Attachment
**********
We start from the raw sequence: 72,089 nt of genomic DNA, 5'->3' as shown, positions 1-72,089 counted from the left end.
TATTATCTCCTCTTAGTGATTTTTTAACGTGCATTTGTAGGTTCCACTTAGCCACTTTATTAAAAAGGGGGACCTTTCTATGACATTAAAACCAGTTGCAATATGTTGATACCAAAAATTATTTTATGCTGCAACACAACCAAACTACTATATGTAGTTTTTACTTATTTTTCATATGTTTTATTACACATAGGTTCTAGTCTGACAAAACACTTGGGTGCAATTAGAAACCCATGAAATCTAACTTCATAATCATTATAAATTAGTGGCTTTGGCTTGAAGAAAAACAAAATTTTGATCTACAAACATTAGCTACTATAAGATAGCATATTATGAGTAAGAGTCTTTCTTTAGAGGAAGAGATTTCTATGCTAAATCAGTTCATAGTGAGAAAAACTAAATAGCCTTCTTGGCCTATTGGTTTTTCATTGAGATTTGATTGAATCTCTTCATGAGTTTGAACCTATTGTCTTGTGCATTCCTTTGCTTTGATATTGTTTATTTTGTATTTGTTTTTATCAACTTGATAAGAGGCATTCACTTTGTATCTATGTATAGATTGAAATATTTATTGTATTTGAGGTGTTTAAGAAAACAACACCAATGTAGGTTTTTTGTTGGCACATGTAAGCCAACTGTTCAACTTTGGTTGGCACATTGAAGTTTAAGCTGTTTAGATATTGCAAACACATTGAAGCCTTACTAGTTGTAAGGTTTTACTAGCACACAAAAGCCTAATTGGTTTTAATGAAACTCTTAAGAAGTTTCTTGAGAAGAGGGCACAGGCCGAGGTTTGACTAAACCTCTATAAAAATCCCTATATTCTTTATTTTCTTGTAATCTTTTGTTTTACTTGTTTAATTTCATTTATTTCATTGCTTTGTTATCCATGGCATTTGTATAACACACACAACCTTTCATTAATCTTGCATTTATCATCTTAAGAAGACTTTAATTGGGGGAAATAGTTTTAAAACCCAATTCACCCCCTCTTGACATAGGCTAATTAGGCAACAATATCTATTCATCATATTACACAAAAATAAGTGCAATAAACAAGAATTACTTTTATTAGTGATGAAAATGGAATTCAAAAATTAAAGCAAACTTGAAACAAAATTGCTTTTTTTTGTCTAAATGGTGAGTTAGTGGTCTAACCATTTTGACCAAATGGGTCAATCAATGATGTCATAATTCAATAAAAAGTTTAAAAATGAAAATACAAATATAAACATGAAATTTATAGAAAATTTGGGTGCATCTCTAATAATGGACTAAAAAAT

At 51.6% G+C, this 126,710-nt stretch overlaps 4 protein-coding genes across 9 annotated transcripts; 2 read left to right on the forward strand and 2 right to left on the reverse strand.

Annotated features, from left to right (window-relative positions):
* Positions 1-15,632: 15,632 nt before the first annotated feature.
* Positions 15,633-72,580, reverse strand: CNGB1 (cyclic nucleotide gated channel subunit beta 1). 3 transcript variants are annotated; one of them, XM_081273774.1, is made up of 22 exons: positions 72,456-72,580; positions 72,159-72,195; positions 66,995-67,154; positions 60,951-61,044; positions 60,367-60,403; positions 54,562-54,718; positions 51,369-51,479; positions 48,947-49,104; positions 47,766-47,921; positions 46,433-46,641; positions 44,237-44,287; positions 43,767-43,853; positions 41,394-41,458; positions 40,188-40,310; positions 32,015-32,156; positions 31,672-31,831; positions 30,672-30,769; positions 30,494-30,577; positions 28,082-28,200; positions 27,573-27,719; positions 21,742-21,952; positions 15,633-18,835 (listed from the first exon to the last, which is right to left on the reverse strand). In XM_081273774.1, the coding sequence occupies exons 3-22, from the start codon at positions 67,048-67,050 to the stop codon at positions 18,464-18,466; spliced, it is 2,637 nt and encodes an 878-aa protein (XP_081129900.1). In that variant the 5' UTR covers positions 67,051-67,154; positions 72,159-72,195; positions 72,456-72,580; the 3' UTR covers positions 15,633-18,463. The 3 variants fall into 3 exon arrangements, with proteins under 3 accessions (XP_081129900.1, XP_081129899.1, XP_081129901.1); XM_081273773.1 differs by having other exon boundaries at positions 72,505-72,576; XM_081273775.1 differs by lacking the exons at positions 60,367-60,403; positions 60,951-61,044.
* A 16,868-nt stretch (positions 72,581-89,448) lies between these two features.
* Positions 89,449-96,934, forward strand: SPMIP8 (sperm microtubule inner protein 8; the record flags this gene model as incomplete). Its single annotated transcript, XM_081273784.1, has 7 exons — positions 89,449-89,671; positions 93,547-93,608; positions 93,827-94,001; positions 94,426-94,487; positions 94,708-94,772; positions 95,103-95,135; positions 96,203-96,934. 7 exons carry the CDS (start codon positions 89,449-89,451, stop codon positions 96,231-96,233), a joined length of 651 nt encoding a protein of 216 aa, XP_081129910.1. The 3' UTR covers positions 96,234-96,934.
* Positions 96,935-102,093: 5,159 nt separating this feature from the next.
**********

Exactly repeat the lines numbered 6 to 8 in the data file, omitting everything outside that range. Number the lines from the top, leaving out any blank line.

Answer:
* Positions 15,633-72,580, reverse strand: CNGB1 (cyclic nucleotide gated channel subunit beta 1). 3 transcript variants are annotated; one of them, XM_081273774.1, is made up of 22 exons: positions 72,456-72,580; positions 72,159-72,195; positions 66,995-67,154; positions 60,951-61,044; positions 60,367-60,403; positions 54,562-54,718; positions 51,369-51,479; positions 48,947-49,104; positions 47,766-47,921; positions 46,433-46,641; positions 44,237-44,287; positions 43,767-43,853; positions 41,394-41,458; positions 40,188-40,310; positions 32,015-32,156; positions 31,672-31,831; positions 30,672-30,769; positions 30,494-30,577; positions 28,082-28,200; positions 27,573-27,719; positions 21,742-21,952; positions 15,633-18,835 (listed from the first exon to the last, which is right to left on the reverse strand). In XM_081273774.1, the coding sequence occupies exons 3-22, from the start codon at positions 67,048-67,050 to the stop codon at positions 18,464-18,466; spliced, it is 2,637 nt and encodes an 878-aa protein (XP_081129900.1). In that variant the 5' UTR covers positions 67,051-67,154; positions 72,159-72,195; positions 72,456-72,580; the 3' UTR covers positions 15,633-18,463. The 3 variants fall into 3 exon arrangements, with proteins under 3 accessions (XP_081129900.1, XP_081129899.1, XP_081129901.1); XM_081273773.1 differs by having other exon boundaries at positions 72,505-72,576; XM_081273775.1 differs by lacking the exons at positions 60,367-60,403; positions 60,951-61,044.
* A 16,868-nt stretch (positions 72,581-89,448) lies between these two features.
* Positions 89,449-96,934, forward strand: SPMIP8 (sperm microtubule inner protein 8; the record flags this gene model as incomplete). Its single annotated transcript, XM_081273784.1, has 7 exons — positions 89,449-89,671; positions 93,547-93,608; positions 93,827-94,001; positions 94,426-94,487; positions 94,708-94,772; positions 95,103-95,135; positions 96,203-96,934. 7 exons carry the CDS (start codon positions 89,449-89,451, stop codon positions 96,231-96,233), a joined length of 651 nt encoding a protein of 216 aa, XP_081129910.1. The 3' UTR covers positions 96,234-96,934.